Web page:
While Amelia played her characters worked together and the dialogue was hysterical. I got to peek into her imagination and see her resolve conflict, create leadership roles among the characters, and demonstrate bravery, evil, and justice. If we didn’t like the ending, we’d go back and rework the story.

It was so interesting to see how the story shifted and sorted itself while we played. I never really knew where we were going to end up. And I think that is what interests me most about The Barbie Project, I have no idea where Amelia’s imagination is going to take us. I cannot wait to find out.

 

Learn more about The Barbie Project and meet the other bloggers on the project.

On twitter, look for hashtag #BarbieProject and join the conversation.

{Disclosure: This is a compensated campaign as part of The Barbie Project. All thoughts and ideas are my own.}

Exploring all our new Barbie dolls....and Barbie dog poop.

Exploring all our new Barbie dolls….and Barbie dog poop.

Why I Am Participating in the Barbie Project

The Barbie Project A few weeks ago I received a unique invitation from Barbie™ to participate in a play experiment with the brand. The idea behind the project is to have a group of moms with young daughters observe and engage with our girls as they play with their Barbie dolls and share on our blogs what we learned about the space the girls create with their play. What stories and characters, creative themes, adventures, and challenges did they imagine while they played?

Our two main objectives with the play experiment are:

  1. W e are to watch and engage with our child during play, challenge our own stereotypes, and get to know our child better by discovering more about the stories they create while at play. In fact, the only real directive we were given about the project: Get down on the floor and play.
  2. We are to focus on the act of “play” in general, the value of it, and think about how little of it we really allow our kids these days and how we can increase that.

Before I go further I want to say this, because I realize my involvement in this project with Barbie™ may come as a surprise, but Mattel and Barbie™ knew exactly who I was and what my brand and message was about when they invited me to join this project. I think that invitation is really important, and here’s why:  It creates conversation.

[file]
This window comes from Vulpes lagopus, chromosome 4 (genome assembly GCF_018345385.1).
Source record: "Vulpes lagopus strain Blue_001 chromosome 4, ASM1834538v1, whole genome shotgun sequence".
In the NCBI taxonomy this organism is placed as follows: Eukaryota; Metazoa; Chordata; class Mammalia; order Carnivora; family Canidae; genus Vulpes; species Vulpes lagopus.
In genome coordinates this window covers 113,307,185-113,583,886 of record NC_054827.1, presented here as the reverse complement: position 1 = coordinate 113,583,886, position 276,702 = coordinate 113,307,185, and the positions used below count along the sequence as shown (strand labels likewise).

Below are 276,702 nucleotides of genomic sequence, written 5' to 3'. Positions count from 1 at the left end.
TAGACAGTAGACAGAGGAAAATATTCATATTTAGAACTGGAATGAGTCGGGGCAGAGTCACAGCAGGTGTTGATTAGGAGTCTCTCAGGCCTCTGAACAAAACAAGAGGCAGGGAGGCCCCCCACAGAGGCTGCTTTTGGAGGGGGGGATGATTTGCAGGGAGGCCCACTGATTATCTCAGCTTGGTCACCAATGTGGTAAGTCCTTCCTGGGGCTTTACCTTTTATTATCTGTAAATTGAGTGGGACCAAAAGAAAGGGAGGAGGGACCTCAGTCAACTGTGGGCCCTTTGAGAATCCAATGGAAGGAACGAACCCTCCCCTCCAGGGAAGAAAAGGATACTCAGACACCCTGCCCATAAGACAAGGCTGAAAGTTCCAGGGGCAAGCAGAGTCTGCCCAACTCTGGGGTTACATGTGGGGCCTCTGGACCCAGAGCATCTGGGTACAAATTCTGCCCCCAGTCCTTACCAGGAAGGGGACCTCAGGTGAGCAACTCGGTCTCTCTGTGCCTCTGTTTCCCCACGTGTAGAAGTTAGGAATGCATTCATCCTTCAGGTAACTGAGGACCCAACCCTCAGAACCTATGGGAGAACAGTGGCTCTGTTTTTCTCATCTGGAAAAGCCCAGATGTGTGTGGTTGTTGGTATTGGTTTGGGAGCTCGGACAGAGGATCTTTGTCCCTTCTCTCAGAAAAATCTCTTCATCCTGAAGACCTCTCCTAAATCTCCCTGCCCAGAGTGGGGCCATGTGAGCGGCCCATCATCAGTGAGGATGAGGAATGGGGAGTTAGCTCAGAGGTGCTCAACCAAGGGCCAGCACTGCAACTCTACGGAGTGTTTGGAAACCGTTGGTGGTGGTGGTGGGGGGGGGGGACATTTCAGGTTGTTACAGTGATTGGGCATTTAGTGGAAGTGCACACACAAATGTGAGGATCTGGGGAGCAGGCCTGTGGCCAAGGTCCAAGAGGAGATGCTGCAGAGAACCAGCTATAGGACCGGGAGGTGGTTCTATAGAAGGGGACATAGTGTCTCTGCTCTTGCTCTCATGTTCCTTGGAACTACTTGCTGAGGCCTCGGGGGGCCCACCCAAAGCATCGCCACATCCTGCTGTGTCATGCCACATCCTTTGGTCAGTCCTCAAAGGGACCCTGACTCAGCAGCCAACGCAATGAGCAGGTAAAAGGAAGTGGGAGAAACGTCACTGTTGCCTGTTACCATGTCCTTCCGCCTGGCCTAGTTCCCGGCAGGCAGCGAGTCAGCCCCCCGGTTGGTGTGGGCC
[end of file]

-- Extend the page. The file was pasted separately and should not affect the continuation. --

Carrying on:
Through my work with Pigtail Pals & Ballcap Buddies, the Brave Girls Alliance, and my book “Redefining Girly” I am committed to two things: honoring childhood through the value of quality play and media, and creating meaningful change.

I feel The Barbie Project gives me this opportunity. This project brings together a diverse group of mom bloggers from the United States and Canada to share what we learn from our daughters. Most importantly, we get to share what we learn in our own words, on our own blogs. Our observations, comments, and photos will then be shared with the Barbie social media community. None of us are sure what we will discover along the way or how this will end, so it feels like an organic journey. I’m really interested to see what I learn from my eight year old daughter Amelia, and I’m particularly interested to read what the other seven mother-daughter teams will share.

We learn from each other by listening to each other. I have a seat at the table. Amelia has her voice represented at the table. What can all of us learn from each other? During the lead in weeks to this project the Barbie Team has been really wonderful to work with, right down to the thoughtful products they sent Amelia to play with. I requested Barbie dolls that focused on doing something and we received a huge box of toys that included Barbie I Can Be….Astronaut, a scuba diver, and dolphin trainer among other things. (They also included a great learning game for Ben so he wouldn’t feel left out!)

As you consider my participation in this project and as you read my posts each month along the way, here’s what I want you to consider:

  1. I am working from within. To be invited inside requires trust and respect. I am making strides and working internally with stakeholders in women’s and girl’s conversations and experiences, especially within the parenting space. This is a unique and difficult position to earn.
  2. Working internally isn’t always splashy, viral, or “press worthy”. A lot of times it is slow, quiet work. It isn’t about making someone right and someone wrong, it is about understanding and educating and the best way I have found to do that is to have a respectful conversation.
  3. I was invited to have a conversation on a platform where I can share my experiences, Amelia’s experiences, and our points of view on girls + empowered play with a new and enormous group of parents. By virtue of showing up for that conversation I am bringing our voice and our POV to a new community.